That is so Bad *****. You are an inspiration. Is that stock glass?
                        Last edited by pike_palace; 04-12-2009, 21:26. Reason: question
                        "Ya can't stop a bad guy with a middle finger and a bag of quarters!!!!"- Ted Nugent.

                        Comment


                        • #13
                          Yeah, fiberglass construction. The stock is built like a tank. Solid as a rock. And it's lighter than the factory Hogue stock that came on the rifle. And McMillan offers just about any custom option that you want in a stock.

                          Comment


                          • #14
                            Originally posted by Matt View Post
                            Yeah, fiberglass construction. The stock is built like a tank. Solid as a rock. And it's lighter than the factory Hogue stock that came on the rifle. And McMillan offers just about any custom option that you want in a stock.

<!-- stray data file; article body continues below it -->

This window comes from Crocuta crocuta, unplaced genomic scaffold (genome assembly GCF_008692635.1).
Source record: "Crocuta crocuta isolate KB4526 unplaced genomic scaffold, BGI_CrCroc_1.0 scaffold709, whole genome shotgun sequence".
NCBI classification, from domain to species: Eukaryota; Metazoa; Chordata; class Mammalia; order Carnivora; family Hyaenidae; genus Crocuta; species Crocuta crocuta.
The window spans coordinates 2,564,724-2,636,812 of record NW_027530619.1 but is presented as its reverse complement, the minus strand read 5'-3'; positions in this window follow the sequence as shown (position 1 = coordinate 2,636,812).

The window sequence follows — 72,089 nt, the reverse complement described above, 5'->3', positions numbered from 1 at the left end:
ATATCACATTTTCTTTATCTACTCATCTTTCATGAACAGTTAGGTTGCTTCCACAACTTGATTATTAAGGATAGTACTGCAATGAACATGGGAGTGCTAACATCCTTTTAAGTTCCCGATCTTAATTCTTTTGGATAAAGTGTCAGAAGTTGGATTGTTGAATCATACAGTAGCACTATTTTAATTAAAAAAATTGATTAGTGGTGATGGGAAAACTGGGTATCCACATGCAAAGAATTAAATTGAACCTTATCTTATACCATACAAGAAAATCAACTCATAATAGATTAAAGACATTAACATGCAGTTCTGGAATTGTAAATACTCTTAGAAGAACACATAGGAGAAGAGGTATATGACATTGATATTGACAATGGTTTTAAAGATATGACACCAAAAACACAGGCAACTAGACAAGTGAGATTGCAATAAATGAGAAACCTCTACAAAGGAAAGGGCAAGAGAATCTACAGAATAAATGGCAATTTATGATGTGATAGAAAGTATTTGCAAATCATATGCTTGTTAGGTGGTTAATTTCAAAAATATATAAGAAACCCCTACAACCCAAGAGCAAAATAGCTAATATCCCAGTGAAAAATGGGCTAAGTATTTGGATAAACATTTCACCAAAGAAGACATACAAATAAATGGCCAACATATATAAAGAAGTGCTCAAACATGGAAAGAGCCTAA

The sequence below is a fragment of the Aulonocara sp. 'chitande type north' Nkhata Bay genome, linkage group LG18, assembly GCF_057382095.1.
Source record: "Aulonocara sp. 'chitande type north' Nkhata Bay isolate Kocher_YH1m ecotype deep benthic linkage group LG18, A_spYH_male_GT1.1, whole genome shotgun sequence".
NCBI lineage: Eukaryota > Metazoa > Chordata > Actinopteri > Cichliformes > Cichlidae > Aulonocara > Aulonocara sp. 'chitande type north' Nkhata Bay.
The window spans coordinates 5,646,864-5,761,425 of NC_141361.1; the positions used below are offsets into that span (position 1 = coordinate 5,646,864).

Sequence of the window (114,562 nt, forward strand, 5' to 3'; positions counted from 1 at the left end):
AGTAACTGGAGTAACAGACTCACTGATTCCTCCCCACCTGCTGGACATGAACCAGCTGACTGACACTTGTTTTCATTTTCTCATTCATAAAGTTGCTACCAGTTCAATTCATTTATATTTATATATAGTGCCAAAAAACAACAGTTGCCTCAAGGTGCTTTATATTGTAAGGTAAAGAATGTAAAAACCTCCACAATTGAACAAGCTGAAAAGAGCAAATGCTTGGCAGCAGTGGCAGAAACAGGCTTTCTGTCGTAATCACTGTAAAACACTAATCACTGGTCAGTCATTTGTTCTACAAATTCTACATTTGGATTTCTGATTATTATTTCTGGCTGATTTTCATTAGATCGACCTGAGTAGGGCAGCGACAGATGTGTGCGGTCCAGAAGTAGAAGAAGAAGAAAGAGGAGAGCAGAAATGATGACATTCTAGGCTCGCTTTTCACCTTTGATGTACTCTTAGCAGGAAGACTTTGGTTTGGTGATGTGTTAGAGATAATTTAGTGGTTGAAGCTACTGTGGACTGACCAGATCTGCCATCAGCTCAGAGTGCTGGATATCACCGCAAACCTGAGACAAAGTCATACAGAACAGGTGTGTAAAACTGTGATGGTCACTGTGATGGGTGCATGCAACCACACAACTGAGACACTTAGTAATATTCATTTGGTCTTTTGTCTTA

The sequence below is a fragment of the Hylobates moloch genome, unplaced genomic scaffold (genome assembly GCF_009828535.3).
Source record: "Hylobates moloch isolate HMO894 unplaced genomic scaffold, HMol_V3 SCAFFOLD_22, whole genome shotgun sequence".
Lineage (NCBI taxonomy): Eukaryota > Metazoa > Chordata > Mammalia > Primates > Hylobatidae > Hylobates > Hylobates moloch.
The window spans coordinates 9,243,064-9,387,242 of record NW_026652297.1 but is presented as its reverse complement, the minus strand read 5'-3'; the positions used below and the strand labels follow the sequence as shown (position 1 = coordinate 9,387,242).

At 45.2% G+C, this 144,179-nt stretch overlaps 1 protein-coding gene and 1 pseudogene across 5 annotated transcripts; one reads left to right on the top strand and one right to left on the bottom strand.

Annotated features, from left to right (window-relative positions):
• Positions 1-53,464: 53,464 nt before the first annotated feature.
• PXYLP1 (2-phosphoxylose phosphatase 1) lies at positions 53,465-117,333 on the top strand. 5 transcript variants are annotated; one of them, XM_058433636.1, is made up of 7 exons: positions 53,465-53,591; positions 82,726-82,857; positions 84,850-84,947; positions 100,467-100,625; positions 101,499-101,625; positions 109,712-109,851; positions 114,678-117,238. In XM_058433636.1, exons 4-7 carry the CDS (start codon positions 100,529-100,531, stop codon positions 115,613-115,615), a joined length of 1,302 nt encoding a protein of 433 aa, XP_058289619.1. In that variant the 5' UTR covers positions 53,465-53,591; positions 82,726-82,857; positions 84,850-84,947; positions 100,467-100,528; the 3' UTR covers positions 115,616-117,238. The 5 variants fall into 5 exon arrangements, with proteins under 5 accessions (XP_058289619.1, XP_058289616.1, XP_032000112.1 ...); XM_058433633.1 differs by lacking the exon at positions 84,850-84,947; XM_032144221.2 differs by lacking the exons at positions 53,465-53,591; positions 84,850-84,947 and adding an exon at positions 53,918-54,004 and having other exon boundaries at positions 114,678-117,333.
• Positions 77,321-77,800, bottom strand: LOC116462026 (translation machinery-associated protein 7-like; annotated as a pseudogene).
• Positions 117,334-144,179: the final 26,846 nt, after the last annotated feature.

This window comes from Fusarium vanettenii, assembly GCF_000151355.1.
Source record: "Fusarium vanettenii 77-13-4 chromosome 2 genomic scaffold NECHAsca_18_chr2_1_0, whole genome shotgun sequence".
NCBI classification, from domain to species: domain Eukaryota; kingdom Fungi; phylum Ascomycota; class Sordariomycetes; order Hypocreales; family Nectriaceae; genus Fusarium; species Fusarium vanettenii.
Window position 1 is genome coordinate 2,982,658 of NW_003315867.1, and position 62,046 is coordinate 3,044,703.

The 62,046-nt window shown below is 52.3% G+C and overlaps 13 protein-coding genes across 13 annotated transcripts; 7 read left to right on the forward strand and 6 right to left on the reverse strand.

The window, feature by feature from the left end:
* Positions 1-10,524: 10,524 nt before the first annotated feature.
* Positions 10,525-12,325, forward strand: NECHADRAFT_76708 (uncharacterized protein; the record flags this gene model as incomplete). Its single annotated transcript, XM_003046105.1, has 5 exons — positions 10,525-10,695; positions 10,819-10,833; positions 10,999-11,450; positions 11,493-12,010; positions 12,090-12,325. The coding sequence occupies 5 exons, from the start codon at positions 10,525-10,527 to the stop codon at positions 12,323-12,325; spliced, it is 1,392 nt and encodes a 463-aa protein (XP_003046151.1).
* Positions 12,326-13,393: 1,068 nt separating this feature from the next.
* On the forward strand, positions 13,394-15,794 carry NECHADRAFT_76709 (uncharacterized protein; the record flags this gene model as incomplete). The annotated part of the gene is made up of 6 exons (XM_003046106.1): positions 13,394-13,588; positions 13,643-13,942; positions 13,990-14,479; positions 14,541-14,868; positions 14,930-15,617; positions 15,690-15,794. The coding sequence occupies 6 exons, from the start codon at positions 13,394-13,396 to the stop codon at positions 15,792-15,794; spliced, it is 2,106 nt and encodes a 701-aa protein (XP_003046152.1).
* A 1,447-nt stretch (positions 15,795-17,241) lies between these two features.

That's a great looking stock and I'm sure it's sturdier than the original hollowed out plastic Houge. It's hard to imagine that it could be lighter.

                            Does that McMillan have pillar blocks or any kind of bedding?

                            Comment


                            • #15
                              Originally posted by marshall View Post
                              That's a great looking stock and I'm sure it's sturdier than the original hollowed out plastic Houge. It's hard to imagine that it could be lighter.

                              Does that McMillan have pillar blocks or any kind of bedding?
                              You can order them with pillars and they can also bed your stock if they have your barreled action on hand. However, mucho cheaper to bed the rifle yourself. Pretty easy to do. Brownells will set you up with what you need.

                              I also have a couple of McMillan Edge stocks that weigh in the 22oz-24oz range, so they got the 'light' thing down.